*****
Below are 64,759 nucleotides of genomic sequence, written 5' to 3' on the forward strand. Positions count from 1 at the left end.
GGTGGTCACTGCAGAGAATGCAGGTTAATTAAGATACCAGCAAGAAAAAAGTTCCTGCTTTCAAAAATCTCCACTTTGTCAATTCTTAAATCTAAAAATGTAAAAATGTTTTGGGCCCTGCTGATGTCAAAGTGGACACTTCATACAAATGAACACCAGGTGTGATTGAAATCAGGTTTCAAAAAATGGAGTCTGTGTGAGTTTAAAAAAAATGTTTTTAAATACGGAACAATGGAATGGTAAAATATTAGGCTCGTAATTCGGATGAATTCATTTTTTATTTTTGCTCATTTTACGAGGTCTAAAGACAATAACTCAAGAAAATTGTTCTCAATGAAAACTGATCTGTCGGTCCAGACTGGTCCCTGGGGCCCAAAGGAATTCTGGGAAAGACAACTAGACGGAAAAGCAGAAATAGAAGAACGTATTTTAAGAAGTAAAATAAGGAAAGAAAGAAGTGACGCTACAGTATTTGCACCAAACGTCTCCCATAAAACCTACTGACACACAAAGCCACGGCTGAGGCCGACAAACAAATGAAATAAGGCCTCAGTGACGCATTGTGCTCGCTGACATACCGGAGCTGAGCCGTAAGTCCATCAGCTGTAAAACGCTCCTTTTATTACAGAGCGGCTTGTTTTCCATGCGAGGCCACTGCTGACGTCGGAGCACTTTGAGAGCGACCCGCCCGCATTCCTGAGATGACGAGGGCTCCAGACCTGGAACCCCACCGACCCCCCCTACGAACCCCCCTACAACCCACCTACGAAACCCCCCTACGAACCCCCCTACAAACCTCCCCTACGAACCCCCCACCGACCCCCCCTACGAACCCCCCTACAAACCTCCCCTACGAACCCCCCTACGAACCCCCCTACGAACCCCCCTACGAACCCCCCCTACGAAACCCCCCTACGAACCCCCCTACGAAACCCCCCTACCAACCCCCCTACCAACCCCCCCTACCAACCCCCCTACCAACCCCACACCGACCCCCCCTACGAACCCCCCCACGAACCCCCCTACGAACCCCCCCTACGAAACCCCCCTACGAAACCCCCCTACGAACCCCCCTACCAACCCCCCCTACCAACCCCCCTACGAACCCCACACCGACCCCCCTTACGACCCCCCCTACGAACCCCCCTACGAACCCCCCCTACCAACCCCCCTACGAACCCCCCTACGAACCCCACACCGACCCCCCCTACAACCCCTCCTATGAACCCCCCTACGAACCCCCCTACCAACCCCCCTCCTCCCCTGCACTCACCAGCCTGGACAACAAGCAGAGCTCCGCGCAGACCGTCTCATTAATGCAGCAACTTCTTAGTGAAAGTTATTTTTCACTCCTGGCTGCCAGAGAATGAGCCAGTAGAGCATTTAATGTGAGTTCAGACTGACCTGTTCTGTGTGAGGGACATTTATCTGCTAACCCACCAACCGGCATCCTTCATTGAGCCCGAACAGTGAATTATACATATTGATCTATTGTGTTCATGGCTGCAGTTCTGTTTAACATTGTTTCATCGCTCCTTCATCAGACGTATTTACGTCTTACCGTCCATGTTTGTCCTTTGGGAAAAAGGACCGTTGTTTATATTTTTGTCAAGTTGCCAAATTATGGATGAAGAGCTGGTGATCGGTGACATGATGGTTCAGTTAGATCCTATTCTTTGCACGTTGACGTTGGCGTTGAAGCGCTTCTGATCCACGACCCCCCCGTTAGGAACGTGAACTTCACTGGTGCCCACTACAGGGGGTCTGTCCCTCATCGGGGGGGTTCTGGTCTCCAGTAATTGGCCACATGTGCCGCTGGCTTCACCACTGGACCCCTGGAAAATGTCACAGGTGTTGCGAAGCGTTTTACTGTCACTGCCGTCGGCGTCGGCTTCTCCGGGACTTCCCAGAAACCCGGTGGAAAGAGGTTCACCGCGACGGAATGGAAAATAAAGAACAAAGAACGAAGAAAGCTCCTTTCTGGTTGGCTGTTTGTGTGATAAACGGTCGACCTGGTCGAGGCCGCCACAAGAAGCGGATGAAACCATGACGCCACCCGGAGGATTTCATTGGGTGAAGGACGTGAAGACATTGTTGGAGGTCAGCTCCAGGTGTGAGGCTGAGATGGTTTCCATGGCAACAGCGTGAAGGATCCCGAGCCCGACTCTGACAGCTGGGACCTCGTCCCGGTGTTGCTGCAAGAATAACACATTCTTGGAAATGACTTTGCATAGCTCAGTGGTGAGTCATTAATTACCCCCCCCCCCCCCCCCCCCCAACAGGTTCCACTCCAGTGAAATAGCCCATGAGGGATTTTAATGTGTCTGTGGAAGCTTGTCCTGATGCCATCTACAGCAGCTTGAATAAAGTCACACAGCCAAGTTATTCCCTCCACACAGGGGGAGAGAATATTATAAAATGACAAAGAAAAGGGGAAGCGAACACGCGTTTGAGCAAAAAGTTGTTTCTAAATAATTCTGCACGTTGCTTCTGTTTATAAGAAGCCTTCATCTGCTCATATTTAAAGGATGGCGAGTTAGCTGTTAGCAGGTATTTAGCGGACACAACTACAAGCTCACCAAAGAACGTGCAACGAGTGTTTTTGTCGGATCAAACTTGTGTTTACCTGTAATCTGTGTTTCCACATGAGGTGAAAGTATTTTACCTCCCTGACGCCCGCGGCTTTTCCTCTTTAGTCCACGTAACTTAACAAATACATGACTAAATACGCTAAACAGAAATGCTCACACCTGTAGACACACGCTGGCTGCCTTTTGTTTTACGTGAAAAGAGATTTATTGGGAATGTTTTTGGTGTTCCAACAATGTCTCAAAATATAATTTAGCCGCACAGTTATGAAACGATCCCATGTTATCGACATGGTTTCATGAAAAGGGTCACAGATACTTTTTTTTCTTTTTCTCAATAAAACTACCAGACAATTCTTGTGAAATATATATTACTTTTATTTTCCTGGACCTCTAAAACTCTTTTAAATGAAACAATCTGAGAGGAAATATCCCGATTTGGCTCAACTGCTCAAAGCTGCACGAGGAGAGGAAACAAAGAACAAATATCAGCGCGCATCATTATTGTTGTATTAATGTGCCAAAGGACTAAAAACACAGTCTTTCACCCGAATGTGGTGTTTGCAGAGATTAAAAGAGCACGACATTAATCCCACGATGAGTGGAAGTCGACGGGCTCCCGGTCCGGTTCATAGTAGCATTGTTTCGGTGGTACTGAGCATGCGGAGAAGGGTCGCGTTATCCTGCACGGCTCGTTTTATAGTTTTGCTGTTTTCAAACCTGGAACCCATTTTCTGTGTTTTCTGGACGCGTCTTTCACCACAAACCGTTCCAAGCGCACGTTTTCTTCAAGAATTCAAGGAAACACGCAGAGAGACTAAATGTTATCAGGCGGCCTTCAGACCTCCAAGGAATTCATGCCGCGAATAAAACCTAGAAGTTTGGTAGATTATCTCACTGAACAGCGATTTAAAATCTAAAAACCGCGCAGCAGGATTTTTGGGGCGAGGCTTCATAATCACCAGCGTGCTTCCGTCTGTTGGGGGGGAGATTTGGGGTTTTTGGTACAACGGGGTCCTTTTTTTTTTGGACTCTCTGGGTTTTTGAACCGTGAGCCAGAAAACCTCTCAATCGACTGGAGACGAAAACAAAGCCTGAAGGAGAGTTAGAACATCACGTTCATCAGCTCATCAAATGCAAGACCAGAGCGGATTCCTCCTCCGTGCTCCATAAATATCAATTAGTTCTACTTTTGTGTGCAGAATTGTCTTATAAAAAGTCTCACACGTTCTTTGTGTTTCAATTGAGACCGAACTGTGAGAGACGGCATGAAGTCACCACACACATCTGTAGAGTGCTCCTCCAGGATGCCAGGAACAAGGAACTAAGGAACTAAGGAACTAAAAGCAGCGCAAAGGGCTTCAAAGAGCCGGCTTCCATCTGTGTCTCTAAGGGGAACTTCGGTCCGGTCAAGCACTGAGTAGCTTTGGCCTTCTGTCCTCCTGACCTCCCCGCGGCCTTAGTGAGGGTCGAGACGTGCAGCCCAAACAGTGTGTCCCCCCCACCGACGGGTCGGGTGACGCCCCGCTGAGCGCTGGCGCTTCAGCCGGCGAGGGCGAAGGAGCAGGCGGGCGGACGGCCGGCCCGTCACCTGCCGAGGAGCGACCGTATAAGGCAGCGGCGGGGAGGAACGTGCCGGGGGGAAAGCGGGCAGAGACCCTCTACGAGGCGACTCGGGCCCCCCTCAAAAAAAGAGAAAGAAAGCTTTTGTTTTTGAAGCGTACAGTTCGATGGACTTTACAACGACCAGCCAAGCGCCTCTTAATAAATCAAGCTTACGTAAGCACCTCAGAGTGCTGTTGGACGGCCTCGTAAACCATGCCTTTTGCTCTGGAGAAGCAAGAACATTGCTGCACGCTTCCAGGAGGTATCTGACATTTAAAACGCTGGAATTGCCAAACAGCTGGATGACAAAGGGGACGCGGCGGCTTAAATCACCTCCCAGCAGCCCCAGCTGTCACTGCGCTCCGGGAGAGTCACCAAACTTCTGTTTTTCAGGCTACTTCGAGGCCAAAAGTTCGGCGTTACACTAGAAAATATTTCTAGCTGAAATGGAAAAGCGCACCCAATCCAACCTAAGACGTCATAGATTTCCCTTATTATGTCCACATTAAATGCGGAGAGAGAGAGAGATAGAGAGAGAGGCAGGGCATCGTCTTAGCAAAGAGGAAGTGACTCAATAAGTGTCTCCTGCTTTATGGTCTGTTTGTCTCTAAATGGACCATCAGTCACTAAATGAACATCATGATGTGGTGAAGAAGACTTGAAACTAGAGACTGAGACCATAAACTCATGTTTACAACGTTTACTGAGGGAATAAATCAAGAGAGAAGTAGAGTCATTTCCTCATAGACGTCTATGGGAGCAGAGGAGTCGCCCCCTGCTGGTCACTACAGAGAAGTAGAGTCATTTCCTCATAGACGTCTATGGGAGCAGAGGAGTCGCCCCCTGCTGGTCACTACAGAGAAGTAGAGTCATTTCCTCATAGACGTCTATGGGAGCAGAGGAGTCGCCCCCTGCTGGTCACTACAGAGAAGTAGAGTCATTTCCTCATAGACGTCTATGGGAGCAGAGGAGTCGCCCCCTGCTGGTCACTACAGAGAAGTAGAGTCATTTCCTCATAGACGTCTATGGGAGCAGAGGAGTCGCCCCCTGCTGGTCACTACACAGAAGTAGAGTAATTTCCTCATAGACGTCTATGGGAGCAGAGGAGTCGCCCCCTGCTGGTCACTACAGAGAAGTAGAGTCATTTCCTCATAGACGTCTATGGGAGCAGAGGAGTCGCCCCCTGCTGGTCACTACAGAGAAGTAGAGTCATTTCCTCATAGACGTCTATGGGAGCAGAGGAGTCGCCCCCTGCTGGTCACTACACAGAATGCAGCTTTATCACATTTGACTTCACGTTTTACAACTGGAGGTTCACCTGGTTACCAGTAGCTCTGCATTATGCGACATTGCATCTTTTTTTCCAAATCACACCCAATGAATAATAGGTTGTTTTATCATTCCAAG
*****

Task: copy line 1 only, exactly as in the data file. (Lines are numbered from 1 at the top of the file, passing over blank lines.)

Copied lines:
Below are 64,759 nucleotides of genomic sequence, written 5' to 3' on the forward strand. Positions count from 1 at the left end.